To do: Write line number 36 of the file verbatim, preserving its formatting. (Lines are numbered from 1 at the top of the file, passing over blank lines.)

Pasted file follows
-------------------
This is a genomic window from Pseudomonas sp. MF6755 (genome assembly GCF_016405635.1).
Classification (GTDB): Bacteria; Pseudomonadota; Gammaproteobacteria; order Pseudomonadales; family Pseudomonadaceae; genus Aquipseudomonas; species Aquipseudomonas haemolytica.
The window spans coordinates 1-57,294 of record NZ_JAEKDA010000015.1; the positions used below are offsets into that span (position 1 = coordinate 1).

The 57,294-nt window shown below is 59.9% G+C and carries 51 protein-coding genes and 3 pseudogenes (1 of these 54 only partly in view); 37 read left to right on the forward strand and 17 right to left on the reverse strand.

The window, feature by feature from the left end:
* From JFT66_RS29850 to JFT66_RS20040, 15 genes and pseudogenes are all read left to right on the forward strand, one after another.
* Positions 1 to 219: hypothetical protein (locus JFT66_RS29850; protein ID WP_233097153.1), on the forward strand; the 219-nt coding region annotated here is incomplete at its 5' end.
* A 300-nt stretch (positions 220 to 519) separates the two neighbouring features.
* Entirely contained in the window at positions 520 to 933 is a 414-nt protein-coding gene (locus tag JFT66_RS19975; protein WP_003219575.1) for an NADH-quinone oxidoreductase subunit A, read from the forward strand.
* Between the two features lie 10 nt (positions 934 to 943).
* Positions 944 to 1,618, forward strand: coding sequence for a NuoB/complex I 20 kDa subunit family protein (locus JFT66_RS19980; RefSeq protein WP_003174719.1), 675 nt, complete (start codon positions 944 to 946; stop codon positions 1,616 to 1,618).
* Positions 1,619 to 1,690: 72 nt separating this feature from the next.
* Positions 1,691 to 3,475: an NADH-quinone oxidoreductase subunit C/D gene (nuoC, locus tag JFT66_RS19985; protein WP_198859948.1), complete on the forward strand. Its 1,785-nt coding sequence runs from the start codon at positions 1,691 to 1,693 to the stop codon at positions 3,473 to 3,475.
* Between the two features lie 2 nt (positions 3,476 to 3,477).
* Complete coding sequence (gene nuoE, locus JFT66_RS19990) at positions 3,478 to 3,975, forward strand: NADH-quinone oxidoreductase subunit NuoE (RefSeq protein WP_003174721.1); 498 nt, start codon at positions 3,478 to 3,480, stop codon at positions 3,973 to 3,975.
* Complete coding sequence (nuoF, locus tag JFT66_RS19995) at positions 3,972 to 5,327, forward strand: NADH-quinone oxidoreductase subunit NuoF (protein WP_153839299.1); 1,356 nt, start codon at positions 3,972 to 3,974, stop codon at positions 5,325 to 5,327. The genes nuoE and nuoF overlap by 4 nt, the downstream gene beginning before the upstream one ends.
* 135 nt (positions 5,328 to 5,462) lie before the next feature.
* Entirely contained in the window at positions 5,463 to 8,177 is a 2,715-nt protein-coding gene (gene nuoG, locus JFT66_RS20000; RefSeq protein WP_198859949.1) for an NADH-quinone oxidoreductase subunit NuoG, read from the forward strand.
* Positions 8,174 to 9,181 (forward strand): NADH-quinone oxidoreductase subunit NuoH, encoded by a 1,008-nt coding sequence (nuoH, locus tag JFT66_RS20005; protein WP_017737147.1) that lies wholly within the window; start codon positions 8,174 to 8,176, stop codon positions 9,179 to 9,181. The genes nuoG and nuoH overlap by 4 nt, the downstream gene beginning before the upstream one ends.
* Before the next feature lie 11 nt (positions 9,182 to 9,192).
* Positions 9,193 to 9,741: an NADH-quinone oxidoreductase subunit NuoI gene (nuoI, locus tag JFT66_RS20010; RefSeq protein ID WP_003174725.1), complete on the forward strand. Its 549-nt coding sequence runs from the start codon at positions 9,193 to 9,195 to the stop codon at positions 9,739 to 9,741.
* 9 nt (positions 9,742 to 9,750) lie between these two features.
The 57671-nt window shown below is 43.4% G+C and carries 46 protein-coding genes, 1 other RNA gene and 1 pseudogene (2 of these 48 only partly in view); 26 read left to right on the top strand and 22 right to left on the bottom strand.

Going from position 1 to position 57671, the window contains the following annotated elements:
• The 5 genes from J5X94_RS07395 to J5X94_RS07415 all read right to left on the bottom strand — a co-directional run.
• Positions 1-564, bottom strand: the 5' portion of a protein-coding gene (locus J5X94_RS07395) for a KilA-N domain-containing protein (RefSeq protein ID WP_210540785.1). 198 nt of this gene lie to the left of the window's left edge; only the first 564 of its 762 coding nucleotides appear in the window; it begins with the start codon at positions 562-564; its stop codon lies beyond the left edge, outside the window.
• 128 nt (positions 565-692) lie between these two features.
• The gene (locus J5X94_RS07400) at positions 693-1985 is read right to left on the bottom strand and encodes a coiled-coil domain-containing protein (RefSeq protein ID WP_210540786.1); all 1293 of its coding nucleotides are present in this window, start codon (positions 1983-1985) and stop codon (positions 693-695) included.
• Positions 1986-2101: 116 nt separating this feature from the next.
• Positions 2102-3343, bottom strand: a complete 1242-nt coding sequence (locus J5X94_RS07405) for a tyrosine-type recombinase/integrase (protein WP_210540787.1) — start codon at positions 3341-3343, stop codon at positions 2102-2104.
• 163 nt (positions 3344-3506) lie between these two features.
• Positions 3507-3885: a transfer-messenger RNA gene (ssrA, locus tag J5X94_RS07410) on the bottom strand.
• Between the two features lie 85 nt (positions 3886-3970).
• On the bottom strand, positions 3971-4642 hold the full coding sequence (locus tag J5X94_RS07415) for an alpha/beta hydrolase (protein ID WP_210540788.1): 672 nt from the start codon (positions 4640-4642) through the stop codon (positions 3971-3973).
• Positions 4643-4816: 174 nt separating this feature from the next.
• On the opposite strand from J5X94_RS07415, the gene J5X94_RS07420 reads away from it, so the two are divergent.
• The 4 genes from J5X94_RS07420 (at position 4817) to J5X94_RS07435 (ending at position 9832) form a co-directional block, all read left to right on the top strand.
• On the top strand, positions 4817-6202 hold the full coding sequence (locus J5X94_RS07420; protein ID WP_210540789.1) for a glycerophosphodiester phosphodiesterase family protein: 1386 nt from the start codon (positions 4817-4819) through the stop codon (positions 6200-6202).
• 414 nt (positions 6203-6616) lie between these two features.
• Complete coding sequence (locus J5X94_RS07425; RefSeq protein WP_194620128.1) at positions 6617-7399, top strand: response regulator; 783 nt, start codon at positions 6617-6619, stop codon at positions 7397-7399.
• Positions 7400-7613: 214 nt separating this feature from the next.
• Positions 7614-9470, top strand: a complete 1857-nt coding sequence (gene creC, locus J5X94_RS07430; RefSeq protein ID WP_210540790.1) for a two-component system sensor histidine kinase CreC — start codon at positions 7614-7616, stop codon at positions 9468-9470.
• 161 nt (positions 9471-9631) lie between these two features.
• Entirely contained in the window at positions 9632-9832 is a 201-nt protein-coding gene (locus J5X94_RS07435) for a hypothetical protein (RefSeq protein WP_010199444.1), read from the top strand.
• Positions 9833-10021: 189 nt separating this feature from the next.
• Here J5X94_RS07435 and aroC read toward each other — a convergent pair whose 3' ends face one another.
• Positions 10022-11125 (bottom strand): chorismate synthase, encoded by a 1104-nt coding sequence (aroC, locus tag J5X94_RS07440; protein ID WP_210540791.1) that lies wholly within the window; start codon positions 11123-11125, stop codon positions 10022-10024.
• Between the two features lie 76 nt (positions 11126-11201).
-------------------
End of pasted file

• On the opposite strand from J5X94_RS07415, the gene J5X94_RS07420 reads away from it, so the two are divergent.